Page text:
In the 10th century, the Anglo-Scandinavian estate owner at Burnsall was commissioning stone carvers to make hogback tombstones to mark the graves of the dead in his estate churchyard. Christianity had become the religion of both the people and their rulers and the arrival of the Normans and the building of stone churches on their estates only served to underline this.


The majority of the population would have expected to be buried in the consecrated ground of their new parish church. In the Dales this was often easier said than done with parish churches being few and far between in the more remote areas. Tradition has it that in Swaledale, a Corpse Way was established along which the dead were carried in wicker coffins on their way to burial in Grinton churchyard. Beside Ivelet Bridge, a large flat stone is said to be where the coffin bearers rested their heavy loads. The journey could be hazardous and there are stories of both corpse and pall bearers being swept away in floods. Eventually, in 1580, a graveyard was consecrated at Muker and the relatives of the dead at the top of the dale no longer had to brave the Corpse Way.


Most of the medieval population of the Dales would have been buried unmarked or with perishable wooden grave markers. Only the burials of the wealthy have survived from this period, for example the late 13th or early 14th century stone effigies of knights now in a garden in Coverham. This tradition seems to continue until well into the 18th century when stone grave markers belonging to more ordinary people begin to appear.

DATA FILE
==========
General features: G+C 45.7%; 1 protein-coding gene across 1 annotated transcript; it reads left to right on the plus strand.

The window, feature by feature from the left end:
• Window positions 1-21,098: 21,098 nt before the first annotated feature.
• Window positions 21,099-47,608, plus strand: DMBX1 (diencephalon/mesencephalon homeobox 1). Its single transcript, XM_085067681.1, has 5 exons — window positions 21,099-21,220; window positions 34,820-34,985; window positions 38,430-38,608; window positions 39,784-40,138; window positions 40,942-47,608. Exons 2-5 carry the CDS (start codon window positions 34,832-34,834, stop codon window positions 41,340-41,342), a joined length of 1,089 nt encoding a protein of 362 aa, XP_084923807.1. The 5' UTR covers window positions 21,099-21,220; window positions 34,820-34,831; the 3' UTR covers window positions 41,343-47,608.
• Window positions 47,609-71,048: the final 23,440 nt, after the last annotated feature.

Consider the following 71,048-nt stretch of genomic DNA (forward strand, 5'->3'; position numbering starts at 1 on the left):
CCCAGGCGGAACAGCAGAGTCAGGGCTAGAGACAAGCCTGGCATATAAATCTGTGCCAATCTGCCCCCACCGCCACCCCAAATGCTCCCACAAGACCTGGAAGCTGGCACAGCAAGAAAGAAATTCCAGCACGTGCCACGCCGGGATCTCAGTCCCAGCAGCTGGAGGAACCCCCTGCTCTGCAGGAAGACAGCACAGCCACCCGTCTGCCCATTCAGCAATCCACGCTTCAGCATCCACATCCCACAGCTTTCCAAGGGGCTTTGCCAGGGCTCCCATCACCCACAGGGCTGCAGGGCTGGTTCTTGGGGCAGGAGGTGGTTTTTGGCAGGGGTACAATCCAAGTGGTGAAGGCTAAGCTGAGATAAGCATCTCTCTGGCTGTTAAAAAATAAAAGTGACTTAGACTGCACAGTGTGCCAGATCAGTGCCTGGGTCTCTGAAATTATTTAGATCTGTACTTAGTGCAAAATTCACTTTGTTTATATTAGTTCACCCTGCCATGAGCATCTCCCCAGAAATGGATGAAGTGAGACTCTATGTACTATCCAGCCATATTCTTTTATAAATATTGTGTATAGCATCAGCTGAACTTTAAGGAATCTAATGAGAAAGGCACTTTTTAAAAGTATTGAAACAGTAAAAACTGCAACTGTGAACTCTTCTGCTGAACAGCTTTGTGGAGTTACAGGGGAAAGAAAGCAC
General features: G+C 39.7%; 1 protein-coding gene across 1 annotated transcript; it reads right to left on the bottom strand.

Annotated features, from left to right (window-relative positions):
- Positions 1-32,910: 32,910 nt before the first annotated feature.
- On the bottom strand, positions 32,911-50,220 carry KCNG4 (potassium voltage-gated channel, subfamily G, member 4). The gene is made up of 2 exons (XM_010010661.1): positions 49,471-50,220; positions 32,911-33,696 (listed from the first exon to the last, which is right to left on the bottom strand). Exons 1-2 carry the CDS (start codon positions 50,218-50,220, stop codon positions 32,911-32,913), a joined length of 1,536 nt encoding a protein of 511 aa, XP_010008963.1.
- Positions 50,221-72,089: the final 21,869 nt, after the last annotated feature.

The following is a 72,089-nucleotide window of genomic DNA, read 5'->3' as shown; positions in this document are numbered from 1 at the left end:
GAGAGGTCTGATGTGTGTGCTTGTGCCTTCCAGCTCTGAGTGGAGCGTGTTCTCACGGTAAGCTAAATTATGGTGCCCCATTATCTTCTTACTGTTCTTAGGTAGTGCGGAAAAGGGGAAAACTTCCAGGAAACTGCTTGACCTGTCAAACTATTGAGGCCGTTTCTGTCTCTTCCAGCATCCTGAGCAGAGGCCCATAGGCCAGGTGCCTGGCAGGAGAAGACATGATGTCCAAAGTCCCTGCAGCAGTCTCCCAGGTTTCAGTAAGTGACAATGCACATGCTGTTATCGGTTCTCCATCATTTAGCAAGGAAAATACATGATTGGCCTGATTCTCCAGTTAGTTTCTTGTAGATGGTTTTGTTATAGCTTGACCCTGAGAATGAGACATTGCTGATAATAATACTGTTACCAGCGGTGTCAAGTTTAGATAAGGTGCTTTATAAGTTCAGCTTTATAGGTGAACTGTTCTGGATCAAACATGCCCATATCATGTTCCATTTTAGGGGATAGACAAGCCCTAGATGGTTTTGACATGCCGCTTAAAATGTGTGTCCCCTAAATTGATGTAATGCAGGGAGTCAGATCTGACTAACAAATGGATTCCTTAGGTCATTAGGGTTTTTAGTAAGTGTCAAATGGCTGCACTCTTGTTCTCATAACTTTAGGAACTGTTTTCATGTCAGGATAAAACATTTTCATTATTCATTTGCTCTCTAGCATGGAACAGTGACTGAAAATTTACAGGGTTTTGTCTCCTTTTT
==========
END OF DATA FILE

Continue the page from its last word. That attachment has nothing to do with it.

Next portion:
The various independent chapels and meeting houses that were built in the 18th and 19th centuries often had their own graveyards as well. The Quaker Meeting House at Bainbridge has a fine collection of gravestones as does the graveyard attached to the now defunct Sandemanian Chapel in Gayle. Some, such as the Quaker graveyard in Hawes, have been preserved as simple green spaces.


Graveyards attached to parish churches tend to have grander and more varied grave memorials. At St Mary the Virgin’s Church in Arkengarthdale, an unusual 19th century cast iron monument to Thomas Barningham has been recently conserved [1999]. Thomas came from a family of iron founders, hence the unusual material. In Grinton churchyard, an elaborate late 18th century memorial commemorates a local gentleman named Richard Clarkson. Made from pink sandstone, it sports winged putti (cherubs) and cross bones.


Elsewhere, the lives of working people are commemorated in moving detail. St Leonard’s Chapel in Chapel-le-Dale is the last resting place of many of the men and their families who died building the Settle-Carlisle Railway line in the 19th century, while at St Michael and All Angels Church in Linton, 18th century lead miners are buried.


Those whose families left the Dales in search of a better life now often return to search out their ancestors in the church and chapel graveyards of the area. The dead continue to be buried in some and these peaceful places are a living link to our past.

Linked sites:
Skyrakes ring cairn and tumulus
South Nab ring cairn
The Devil’s Apronful cairn
Pikedaw Hill cairn
Sheriff Hill cairn
Great Close Hill cairn
Conistone Old Pasture cairn


Collingwood, W G (1914) ‘Anglian and Anglo-Danish Sculpture in Yorkshire’ Yorkshire Archaeological Journal Vol 23 pp146-152

Feather, S W & Manby, T G (1970) ‘Prehistoric Chambered Tombs of the Pennines’ Yorkshire Archaeological Journal Vol 42 pp396-7

Greenwell, W (1877) British Barrows Oxford: Clarendon Press

Hall, R & Hartley E (1976) The Viking Kingdom Of York (exhibition catalogue) York: Yorkshire Museums [Wensley Anglo-Scandinavian burial]

Hartley, M & Ingilby, J (1988) Swaledale Otley: Smith Settle [Corpse Way]

Mitchell, W R (1988) Shanty Life on the Settle-Carlisle Railway Settle: Castleberg

Wright, Geoffrey N (1985) Roads and Trackways of the Yorkshire Dales Ashbourne: Moorland Publishing [‘Corpse Roads’ pp53-57]